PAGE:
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Could the German left join forces to oust Angela Merkel?

20 December 2016

4:11 PM

20 December 2016

4:11 PM

German party politics has been overshadowed by yesterday’s atrocity in Berlin. But in light of this tragic event, which Angela Merkel has said was probably a terrorist attack, party politics actually matters more than ever. Increasingly, it seems next year’s Bundestag elections will be the defining event of 2017, not just for Germany but for Europe – and last week’s change of government in Berlin was a sign of things to come.

On the face of it, ‘Social Democrats take control of Berlin’s city council’ looks like an inconsequential story. Berlin has always been an SPD stronghold after all. However, there’s more to this story than meets the eye. Before September’s elections, Berlin’s Social Democrat Mayor, Michael Muller, presided over a ‘grand coalition’ of the SPD and the CDU – a local replica of Merkel’s national government. Now, he’s been reinstalled as Mayor of Berlin, but as the leader of a left-wing coalition of SPD, Greens and Die Linke.

The SPD have governed with the Greens many times, at every level, but this is the first time they’ve ever agreed to work with Germany’s far-left. Die Linke is a broad church – its members range from left leaning SPD refuseniks to unreconstructed communists. It’s a democratic party, but its philosophy is hardline socialist. No wonder the SPD never teamed up with them before. It’s like Tony Blair’s New Labour teaming up with the SWP.


As in so many European cities, last September’s Berlin elections were bad news for moderates, left and right. The soft-left SPD and the centre-right CDU both lost ground, chiefly to Die Linke and Alternative fur Deutschland. Of course the paradox of proportional representation is that although the election result is a fair reflection of voters’ views, the government that emerges is the result of backroom negotiations in which the voters have no say. AfD made the biggest gains, winning 231,000 votes (almost as many as the Greens or Die Linke) but no other party will work with them – for now. That left three potential coalitions. Eventually, after months of wrangling, Muller emerged as leader of a leftwing grouping of SPD, Greens and Die Linke.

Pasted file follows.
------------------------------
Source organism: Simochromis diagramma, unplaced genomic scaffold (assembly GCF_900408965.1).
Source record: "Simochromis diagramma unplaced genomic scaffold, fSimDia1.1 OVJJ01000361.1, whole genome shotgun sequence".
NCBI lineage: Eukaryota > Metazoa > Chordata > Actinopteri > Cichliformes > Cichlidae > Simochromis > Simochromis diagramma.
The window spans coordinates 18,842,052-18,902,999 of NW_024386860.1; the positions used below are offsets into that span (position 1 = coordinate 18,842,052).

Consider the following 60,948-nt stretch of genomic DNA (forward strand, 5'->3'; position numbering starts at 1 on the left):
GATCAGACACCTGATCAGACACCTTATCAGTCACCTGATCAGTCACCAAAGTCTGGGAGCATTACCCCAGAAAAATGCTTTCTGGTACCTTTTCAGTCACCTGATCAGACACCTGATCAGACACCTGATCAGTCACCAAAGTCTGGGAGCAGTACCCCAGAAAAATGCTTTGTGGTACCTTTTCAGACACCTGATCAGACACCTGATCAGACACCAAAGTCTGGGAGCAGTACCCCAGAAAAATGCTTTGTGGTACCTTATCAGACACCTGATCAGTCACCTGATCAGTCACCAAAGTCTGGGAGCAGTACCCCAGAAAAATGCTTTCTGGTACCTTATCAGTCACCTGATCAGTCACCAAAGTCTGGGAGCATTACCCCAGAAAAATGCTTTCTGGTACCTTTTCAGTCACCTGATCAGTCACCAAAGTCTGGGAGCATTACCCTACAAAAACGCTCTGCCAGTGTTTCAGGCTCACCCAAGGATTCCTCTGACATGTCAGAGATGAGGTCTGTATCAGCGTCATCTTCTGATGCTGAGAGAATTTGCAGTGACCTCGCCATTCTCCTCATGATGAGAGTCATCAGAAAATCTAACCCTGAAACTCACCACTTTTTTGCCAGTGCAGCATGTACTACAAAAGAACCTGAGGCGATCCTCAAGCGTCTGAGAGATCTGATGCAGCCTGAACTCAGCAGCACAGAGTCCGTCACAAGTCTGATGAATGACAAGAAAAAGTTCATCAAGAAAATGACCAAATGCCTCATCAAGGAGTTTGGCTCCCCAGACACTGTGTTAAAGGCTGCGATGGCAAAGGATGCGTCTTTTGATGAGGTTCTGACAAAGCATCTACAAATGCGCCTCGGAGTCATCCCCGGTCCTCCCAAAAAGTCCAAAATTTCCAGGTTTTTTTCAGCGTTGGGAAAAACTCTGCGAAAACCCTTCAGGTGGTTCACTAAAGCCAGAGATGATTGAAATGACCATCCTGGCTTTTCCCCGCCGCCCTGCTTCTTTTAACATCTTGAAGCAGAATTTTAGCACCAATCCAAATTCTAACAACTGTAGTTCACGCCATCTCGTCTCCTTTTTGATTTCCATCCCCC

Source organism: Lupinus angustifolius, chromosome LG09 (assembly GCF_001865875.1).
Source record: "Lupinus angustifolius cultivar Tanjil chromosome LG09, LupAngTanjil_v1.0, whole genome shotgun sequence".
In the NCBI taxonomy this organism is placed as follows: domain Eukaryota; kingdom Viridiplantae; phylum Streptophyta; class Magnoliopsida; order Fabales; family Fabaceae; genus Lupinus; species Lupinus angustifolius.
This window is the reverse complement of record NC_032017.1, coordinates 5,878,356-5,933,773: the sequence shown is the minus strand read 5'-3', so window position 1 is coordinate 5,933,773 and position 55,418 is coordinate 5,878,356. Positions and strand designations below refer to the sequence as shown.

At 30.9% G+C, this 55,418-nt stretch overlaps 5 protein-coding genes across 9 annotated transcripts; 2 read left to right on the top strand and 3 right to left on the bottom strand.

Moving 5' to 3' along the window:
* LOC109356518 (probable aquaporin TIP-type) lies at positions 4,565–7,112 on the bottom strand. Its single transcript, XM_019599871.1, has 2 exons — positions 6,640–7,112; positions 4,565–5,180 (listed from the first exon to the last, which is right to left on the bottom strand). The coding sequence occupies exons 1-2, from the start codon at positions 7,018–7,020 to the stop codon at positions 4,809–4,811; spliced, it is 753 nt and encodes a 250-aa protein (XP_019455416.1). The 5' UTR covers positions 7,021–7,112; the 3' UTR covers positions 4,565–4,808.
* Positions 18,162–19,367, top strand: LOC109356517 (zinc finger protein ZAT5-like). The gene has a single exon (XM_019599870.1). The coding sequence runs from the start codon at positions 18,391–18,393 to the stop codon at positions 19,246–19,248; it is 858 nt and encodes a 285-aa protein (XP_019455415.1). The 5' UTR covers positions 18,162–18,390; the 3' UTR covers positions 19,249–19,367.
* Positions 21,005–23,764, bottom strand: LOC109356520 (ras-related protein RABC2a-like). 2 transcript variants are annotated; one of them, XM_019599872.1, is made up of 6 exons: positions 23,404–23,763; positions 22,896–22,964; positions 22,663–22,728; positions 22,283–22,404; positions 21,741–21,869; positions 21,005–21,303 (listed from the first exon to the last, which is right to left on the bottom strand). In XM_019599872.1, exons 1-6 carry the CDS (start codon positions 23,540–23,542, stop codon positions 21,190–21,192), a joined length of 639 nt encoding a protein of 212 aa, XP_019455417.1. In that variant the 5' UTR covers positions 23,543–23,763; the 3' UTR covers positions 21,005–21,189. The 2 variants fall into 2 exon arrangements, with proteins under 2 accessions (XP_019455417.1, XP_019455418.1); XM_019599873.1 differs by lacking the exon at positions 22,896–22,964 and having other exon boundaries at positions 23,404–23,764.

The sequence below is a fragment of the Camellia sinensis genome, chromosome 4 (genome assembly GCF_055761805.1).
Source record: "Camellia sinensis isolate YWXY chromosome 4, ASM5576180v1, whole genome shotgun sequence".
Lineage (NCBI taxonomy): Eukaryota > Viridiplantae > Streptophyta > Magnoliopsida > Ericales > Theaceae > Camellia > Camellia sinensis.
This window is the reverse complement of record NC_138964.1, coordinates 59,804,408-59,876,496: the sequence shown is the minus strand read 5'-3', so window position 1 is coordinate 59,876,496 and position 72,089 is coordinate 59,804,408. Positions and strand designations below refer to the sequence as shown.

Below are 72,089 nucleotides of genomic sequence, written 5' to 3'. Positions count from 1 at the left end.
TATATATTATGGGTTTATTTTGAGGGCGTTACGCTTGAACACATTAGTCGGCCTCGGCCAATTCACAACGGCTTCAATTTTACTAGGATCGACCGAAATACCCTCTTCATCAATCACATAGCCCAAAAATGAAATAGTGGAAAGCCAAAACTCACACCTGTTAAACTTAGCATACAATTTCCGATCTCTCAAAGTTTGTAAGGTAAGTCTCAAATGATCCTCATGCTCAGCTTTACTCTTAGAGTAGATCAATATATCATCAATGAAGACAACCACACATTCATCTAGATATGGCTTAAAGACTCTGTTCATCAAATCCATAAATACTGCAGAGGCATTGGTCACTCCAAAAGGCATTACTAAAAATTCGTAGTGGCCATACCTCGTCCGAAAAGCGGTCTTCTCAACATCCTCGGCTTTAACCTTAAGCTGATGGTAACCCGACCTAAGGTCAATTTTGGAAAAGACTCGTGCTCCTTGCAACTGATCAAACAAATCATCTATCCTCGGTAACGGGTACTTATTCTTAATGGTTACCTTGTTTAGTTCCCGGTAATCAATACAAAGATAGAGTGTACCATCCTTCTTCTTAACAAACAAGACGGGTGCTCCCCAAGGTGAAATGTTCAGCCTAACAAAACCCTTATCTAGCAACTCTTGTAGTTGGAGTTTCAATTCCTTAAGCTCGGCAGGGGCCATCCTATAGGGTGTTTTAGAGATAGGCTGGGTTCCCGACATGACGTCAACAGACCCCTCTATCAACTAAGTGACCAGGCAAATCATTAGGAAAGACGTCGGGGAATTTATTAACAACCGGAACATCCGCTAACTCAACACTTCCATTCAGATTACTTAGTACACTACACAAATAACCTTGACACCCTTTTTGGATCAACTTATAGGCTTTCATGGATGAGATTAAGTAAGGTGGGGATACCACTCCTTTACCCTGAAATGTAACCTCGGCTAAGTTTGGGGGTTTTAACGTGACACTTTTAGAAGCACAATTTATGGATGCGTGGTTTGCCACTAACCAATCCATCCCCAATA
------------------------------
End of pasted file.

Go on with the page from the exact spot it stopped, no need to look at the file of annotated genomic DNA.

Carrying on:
Ostensibly, this coalition is a sign of the left’s increasing weakness. During the last half century, the SPD have governed Germany for 20 years. That they’re now reduced to making deals with former communists is a damning indictment of their shrinking power. However, for German leftists, this marriage of convenience could be the breakthrough they’ve been waiting for. In current polls, the CDU are polling in the low thirties, the SPD, in the low twenties. The Greens and Die Linke are both hovering at around ten per cent. The arithmetic is simple. In an alliance with the Greens and Die Linke, the SPD can defeat Merkel. Indeed, the SPD could have done so after Germany’s last national elections, in 2013 – but they refused to get into bed with Die Linke, and chose to prop up Merkel’s CDU instead.

The SPD still haven’t worked with Die Linke on a national level, but this local coalition in Berlin breaks a significant taboo. From now on, an SPD-Die Linke alliance is no longer inconceivable. Increasingly, leftwing politicians will be wondering: ‘if it works on a local level, why not on a national level too?’

For British politicians, left and right, the parallels are blindingly obvious. Even in the Thatcherite eighties, a Lib-Lab alliance would have had the electoral clout to defeat the Conservatives, if only they could have found a way to pool the Liberal and Labour votes in every seat. Labour has always been reluctant to embrace such a notion, but the rise of the SNP in Scotland and the rise of Ukip in northern England (plus impending boundary changes and comrade Corbyn’s leadership) has made a Labour majority impossible. Corbyn will never countenance a so-called ‘progressive alliance’ of Labour, Lib Dems and Greens, but the Richmond by-election showed that left-wing voters are quite capable of forming their own alliances, regardless of what their leaders say. Moderate Labour MPs will be watching Berlin’s Red-Green-Red coalition with keen interest. If it succeeds, they’ll be asking themselves a potent question: if Social Democrats in Germany can team up with former communists, why can’t the Labour Party team up with the Lib Dems?

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